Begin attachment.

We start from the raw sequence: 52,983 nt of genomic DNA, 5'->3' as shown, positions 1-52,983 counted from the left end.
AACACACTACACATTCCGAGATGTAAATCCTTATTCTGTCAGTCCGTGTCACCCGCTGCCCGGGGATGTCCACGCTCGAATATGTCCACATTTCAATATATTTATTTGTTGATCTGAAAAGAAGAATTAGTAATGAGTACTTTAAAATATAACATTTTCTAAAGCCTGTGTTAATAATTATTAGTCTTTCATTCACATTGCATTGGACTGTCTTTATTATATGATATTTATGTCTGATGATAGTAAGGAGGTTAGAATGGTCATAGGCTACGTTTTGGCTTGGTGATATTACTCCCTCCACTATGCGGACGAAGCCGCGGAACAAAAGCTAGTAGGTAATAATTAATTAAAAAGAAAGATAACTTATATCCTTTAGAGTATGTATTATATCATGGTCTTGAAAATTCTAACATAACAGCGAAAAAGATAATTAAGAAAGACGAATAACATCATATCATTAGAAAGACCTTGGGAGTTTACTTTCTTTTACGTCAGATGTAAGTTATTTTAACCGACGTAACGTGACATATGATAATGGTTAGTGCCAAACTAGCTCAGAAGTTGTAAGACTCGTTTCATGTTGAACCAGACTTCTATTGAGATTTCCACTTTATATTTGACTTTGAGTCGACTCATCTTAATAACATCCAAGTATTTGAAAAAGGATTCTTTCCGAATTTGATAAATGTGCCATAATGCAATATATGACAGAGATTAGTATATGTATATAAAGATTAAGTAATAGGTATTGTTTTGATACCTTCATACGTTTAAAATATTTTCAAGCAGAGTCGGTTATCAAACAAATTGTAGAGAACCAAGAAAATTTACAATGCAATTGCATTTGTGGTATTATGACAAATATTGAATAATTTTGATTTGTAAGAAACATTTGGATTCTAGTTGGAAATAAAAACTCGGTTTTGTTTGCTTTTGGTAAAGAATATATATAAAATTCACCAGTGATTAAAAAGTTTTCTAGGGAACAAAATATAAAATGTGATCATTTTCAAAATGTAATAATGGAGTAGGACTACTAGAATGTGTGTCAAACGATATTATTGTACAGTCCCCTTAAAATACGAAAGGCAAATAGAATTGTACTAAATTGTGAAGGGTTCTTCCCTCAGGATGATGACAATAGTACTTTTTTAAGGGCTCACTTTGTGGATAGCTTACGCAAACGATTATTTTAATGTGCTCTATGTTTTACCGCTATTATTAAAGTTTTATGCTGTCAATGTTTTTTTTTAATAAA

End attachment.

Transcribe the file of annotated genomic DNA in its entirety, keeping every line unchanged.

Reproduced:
We start from the raw sequence: 52,983 nt of genomic DNA, 5'->3' as shown, positions 1-52,983 counted from the left end.
AACACACTACACATTCCGAGATGTAAATCCTTATTCTGTCAGTCCGTGTCACCCGCTGCCCGGGGATGTCCACGCTCGAATATGTCCACATTTCAATATATTTATTTGTTGATCTGAAAAGAAGAATTAGTAATGAGTACTTTAAAATATAACATTTTCTAAAGCCTGTGTTAATAATTATTAGTCTTTCATTCACATTGCATTGGACTGTCTTTATTATATGATATTTATGTCTGATGATAGTAAGGAGGTTAGAATGGTCATAGGCTACGTTTTGGCTTGGTGATATTACTCCCTCCACTATGCGGACGAAGCCGCGGAACAAAAGCTAGTAGGTAATAATTAATTAAAAAGAAAGATAACTTATATCCTTTAGAGTATGTATTATATCATGGTCTTGAAAATTCTAACATAACAGCGAAAAAGATAATTAAGAAAGACGAATAACATCATATCATTAGAAAGACCTTGGGAGTTTACTTTCTTTTACGTCAGATGTAAGTTATTTTAACCGACGTAACGTGACATATGATAATGGTTAGTGCCAAACTAGCTCAGAAGTTGTAAGACTCGTTTCATGTTGAACCAGACTTCTATTGAGATTTCCACTTTATATTTGACTTTGAGTCGACTCATCTTAATAACATCCAAGTATTTGAAAAAGGATTCTTTCCGAATTTGATAAATGTGCCATAATGCAATATATGACAGAGATTAGTATATGTATATAAAGATTAAGTAATAGGTATTGTTTTGATACCTTCATACGTTTAAAATATTTTCAAGCAGAGTCGGTTATCAAACAAATTGTAGAGAACCAAGAAAATTTACAATGCAATTGCATTTGTGGTATTATGACAAATATTGAATAATTTTGATTTGTAAGAAACATTTGGATTCTAGTTGGAAATAAAAACTCGGTTTTGTTTGCTTTTGGTAAAGAATATATATAAAATTCACCAGTGATTAAAAAGTTTTCTAGGGAACAAAATATAAAATGTGATCATTTTCAAAATGTAATAATGGAGTAGGACTACTAGAATGTGTGTCAAACGATATTATTGTACAGTCCCCTTAAAATACGAAAGGCAAATAGAATTGTACTAAATTGTGAAGGGTTCTTCCCTCAGGATGATGACAATAGTACTTTTTTAAGGGCTCACTTTGTGGATAGCTTACGCAAACGATTATTTTAATGTGCTCTATGTTTTACCGCTATTATTAAAGTTTTATGCTGTCAATGTTTTTTTTTAATAAA